Historic Islamabad Meeting of intel chiefs, omitting the US, in the German press
Intelligence services of Russia, Iran, China & Pakistan decide to cooperate in Afghanistan - without the USA
The Intelligence Services of Russia, Iran, China & Pakistan decide to cooperate in Afghanistan – without the USA.
[See FRN’s earlier report and commentary here]
The heads of the foreign intelligence services of Russia, Iran, China and Pakistan met in Islamabad for talks about a peace solution and the rising threat of the Islamic State in Afghanistan. The US is taking that as a threat.
Sergei Ivanov, head of the press office of the Russian Foreign Intelligence Service, told TASS news agency on Tuesday that the high-ranking officials of the participating countries had stressed the need for “coordinated” measures against the Islamic State’s increased focus of the Islamic State on Afghanistan. This statement could be an indication that the participating states will participate more actively in the future in efforts to bring security to Afghanistan – without the United States.
The US is skeptical about these efforts. “Russia does not help at all, Iran does not help at all,” said Kay Bailey Hutchison, US NATO ambassador on Radio Free Europe / Radio Liberty, a US-backed news portal.
The four-way talks in Islamabad “focus on the dangers that arise from the military build-up of the IS on Afghan territory,” informed the Russian intelligence spokesman on the agenda of the meeting.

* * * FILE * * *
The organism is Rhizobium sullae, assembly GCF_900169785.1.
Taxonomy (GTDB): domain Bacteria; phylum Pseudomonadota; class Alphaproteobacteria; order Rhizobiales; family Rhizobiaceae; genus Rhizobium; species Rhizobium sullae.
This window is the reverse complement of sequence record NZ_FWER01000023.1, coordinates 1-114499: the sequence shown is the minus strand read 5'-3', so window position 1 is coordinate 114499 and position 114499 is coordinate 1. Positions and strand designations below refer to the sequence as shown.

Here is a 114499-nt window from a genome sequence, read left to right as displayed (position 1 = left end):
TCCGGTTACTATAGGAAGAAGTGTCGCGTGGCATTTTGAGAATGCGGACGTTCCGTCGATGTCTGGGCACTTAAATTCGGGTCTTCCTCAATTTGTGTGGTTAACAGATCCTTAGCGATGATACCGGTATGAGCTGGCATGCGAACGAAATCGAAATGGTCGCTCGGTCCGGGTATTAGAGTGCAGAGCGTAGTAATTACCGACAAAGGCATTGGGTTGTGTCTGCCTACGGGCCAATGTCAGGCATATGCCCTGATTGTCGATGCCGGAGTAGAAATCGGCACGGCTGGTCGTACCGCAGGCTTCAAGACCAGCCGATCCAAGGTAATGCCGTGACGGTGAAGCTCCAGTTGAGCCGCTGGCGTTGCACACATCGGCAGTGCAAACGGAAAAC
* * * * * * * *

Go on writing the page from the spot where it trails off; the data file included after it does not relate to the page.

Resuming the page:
The Conference acknowledged the importance of coordinated steps to prevent IS terrorists from continuing to infiltrate out of Syria and Iraq into Afghanistan, where they pose risks to neighboring countries,” he added.
Ivanov also noted that intelligence chiefs, including Russian Foreign Intelligence Director Sergei Naryshkin, emphasized the need for more active regional cooperation to resolve the conflict in Afghanistan.
Pompeo also visited Afghanistan
The meeting of the intelligence chiefs from Russia, Iran, the People’s Republic of China, and Pakistan took place just days after US Secretary of State Mike Pompeo had paid a surprise visit to Afghanistan. There he had announced a recent ceasefire as proof of the feasibility of peace between the central government and the Taliban.
“We have been greatly encouraged after the ceasefire by what we saw, how the Afghan people responded,” he said.” We think that bodes well for the peace process.”
The US and its allies launched an invasion of Afghanistan in 2001 as the starting point for the “war on terror” based on UN Security Council Resolution 1373. About 17 years later, the Taliban’s extremist group, which was then ousted from power, only intensified its military campaign against NATO troops and the US-backed government across the country.
The Islamic State is also increasingly exploiting the stability vacuum in Afghanistan in order to reorganize itself after its widespread expulsion from Syria and Iraq. Focus areas of the IS are the east and north of Afghanistan. The most bloody attacks in Afghanistan in recent months have been at the hands of IS extremists.
Geopolitical competitors accuse USA of inaction against the IS
US-critical and Pakistani media continue allegations that US forces are blind to ISIS activities in Afghanistan. Russian diplomats have repeatedly expressed similar criticism of the US Army’s policy in the war zone. In February, Iran’s Grand Ayatollah Ali Chamenei accused Washington of intentionally infiltrating ISIS into Afghanistan to justify its own increasingly questioned military presence in the region.
In 2014, IS launched a terror campaign in Iraq and Syria, occupied territories in the two Arab countries, and established a self-proclaimed “caliphate” there.